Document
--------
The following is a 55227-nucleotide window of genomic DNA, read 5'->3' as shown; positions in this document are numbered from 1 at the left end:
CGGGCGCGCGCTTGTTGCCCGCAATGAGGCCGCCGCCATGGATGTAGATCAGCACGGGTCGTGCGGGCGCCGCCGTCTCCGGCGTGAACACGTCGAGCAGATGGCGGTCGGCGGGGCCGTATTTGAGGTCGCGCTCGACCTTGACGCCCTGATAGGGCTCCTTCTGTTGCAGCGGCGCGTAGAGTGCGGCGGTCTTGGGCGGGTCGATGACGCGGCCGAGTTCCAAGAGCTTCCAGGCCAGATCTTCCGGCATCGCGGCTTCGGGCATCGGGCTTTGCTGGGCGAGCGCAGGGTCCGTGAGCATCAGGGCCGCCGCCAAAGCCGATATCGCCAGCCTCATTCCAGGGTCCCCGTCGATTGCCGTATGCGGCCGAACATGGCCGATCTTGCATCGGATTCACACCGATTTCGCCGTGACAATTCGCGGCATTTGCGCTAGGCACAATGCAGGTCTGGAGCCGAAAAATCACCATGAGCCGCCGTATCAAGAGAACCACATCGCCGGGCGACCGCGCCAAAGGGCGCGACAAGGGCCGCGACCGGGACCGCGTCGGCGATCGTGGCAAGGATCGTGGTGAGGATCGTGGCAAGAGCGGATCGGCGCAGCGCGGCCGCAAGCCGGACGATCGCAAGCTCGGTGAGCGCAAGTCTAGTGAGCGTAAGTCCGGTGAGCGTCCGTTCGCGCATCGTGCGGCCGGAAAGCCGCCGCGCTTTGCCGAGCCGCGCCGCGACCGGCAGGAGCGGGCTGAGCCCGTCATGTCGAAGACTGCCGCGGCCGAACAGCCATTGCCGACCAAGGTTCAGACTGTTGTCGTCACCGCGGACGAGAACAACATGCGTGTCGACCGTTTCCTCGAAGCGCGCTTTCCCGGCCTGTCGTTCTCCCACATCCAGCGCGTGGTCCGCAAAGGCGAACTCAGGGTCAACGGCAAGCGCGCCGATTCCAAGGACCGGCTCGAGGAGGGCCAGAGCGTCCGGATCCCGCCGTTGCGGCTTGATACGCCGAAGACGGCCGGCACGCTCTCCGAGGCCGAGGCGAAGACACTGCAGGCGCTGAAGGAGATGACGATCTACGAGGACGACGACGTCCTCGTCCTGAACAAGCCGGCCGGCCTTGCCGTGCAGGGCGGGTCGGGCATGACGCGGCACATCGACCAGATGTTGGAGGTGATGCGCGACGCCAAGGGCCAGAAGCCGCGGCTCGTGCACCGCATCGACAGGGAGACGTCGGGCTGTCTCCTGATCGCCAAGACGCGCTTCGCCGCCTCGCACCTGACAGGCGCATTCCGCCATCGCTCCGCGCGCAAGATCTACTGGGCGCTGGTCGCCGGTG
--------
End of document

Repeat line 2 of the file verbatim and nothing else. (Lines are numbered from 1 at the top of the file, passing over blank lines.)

CGGGCGCGCGCTTGTTGCCCGCAATGAGGCCGCCGCCATGGATGTAGATCAGCACGGGTCGTGCGGGCGCCGCCGTCTCCGGCGTGAACACGTCGAGCAGATGGCGGTCGGCGGGGCCGTATTTGAGGTCGCGCTCGACCTTGACGCCCTGATAGGGCTCCTTCTGTTGCAGCGGCGCGTAGAGTGCGGCGGTCTTGGGCGGGTCGATGACGCGGCCGAGTTCCAAGAGCTTCCAGGCCAGATCTTCCGGCATCGCGGCTTCGGGCATCGGGCTTTGCTGGGCGAGCGCAGGGTCCGTGAGCATCAGGGCCGCCGCCAAAGCCGATATCGCCAGCCTCATTCCAGGGTCCCCGTCGATTGCCGTATGCGGCCGAACATGGCCGATCTTGCATCGGATTCACACCGATTTCGCCGTGACAATTCGCGGCATTTGCGCTAGGCACAATGCAGGTCTGGAGCCGAAAAATCACCATGAGCCGCCGTATCAAGAGAACCACATCGCCGGGCGACCGCGCCAAAGGGCGCGACAAGGGCCGCGACCGGGACCGCGTCGGCGATCGTGGCAAGGATCGTGGTGAGGATCGTGGCAAGAGCGGATCGGCGCAGCGCGGCCGCAAGCCGGACGATCGCAAGCTCGGTGAGCGCAAGTCTAGTGAGCGTAAGTCCGGTGAGCGTCCGTTCGCGCATCGTGCGGCCGGAAAGCCGCCGCGCTTTGCCGAGCCGCGCCGCGACCGGCAGGAGCGGGCTGAGCCCGTCATGTCGAAGACTGCCGCGGCCGAACAGCCATTGCCGACCAAGGTTCAGACTGTTGTCGTCACCGCGGACGAGAACAACATGCGTGTCGACCGTTTCCTCGAAGCGCGCTTTCCCGGCCTGTCGTTCTCCCACATCCAGCGCGTGGTCCGCAAAGGCGAACTCAGGGTCAACGGCAAGCGCGCCGATTCCAAGGACCGGCTCGAGGAGGGCCAGAGCGTCCGGATCCCGCCGTTGCGGCTTGATACGCCGAAGACGGCCGGCACGCTCTCCGAGGCCGAGGCGAAGACACTGCAGGCGCTGAAGGAGATGACGATCTACGAGGACGACGACGTCCTCGTCCTGAACAAGCCGGCCGGCCTTGCCGTGCAGGGCGGGTCGGGCATGACGCGGCACATCGACCAGATGTTGGAGGTGATGCGCGACGCCAAGGGCCAGAAGCCGCGGCTCGTGCACCGCATCGACAGGGAGACGTCGGGCTGTCTCCTGATCGCCAAGACGCGCTTCGCCGCCTCGCACCTGACAGGCGCATTCCGCCATCGCTCCGCGCGCAAGATCTACTGGGCGCTGGTCGCCGGTG